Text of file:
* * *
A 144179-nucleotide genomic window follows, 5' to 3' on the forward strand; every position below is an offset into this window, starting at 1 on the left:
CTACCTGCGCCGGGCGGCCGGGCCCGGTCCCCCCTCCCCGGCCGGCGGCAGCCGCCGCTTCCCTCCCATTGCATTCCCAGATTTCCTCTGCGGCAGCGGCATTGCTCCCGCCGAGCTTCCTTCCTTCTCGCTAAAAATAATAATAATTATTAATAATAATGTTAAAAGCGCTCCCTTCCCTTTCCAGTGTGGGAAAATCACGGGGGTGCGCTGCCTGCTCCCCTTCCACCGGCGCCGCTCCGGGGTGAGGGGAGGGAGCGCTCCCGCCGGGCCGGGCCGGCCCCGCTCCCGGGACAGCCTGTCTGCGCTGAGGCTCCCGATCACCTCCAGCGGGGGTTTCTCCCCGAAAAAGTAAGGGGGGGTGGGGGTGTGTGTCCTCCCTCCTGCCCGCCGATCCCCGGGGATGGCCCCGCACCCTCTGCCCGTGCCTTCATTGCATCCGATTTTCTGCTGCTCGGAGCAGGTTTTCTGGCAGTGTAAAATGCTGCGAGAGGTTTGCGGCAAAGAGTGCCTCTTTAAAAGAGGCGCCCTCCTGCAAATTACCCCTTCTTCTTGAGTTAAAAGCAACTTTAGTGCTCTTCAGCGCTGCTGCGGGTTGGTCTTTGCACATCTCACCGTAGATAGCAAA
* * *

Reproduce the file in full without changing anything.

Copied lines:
A 144179-nucleotide genomic window follows, 5' to 3' on the forward strand; every position below is an offset into this window, starting at 1 on the left:
CTACCTGCGCCGGGCGGCCGGGCCCGGTCCCCCCTCCCCGGCCGGCGGCAGCCGCCGCTTCCCTCCCATTGCATTCCCAGATTTCCTCTGCGGCAGCGGCATTGCTCCCGCCGAGCTTCCTTCCTTCTCGCTAAAAATAATAATAATTATTAATAATAATGTTAAAAGCGCTCCCTTCCCTTTCCAGTGTGGGAAAATCACGGGGGTGCGCTGCCTGCTCCCCTTCCACCGGCGCCGCTCCGGGGTGAGGGGAGGGAGCGCTCCCGCCGGGCCGGGCCGGCCCCGCTCCCGGGACAGCCTGTCTGCGCTGAGGCTCCCGATCACCTCCAGCGGGGGTTTCTCCCCGAAAAAGTAAGGGGGGGTGGGGGTGTGTGTCCTCCCTCCTGCCCGCCGATCCCCGGGGATGGCCCCGCACCCTCTGCCCGTGCCTTCATTGCATCCGATTTTCTGCTGCTCGGAGCAGGTTTTCTGGCAGTGTAAAATGCTGCGAGAGGTTTGCGGCAAAGAGTGCCTCTTTAAAAGAGGCGCCCTCCTGCAAATTACCCCTTCTTCTTGAGTTAAAAGCAACTTTAGTGCTCTTCAGCGCTGCTGCGGGTTGGTCTTTGCACATCTCACCGTAGATAGCAAA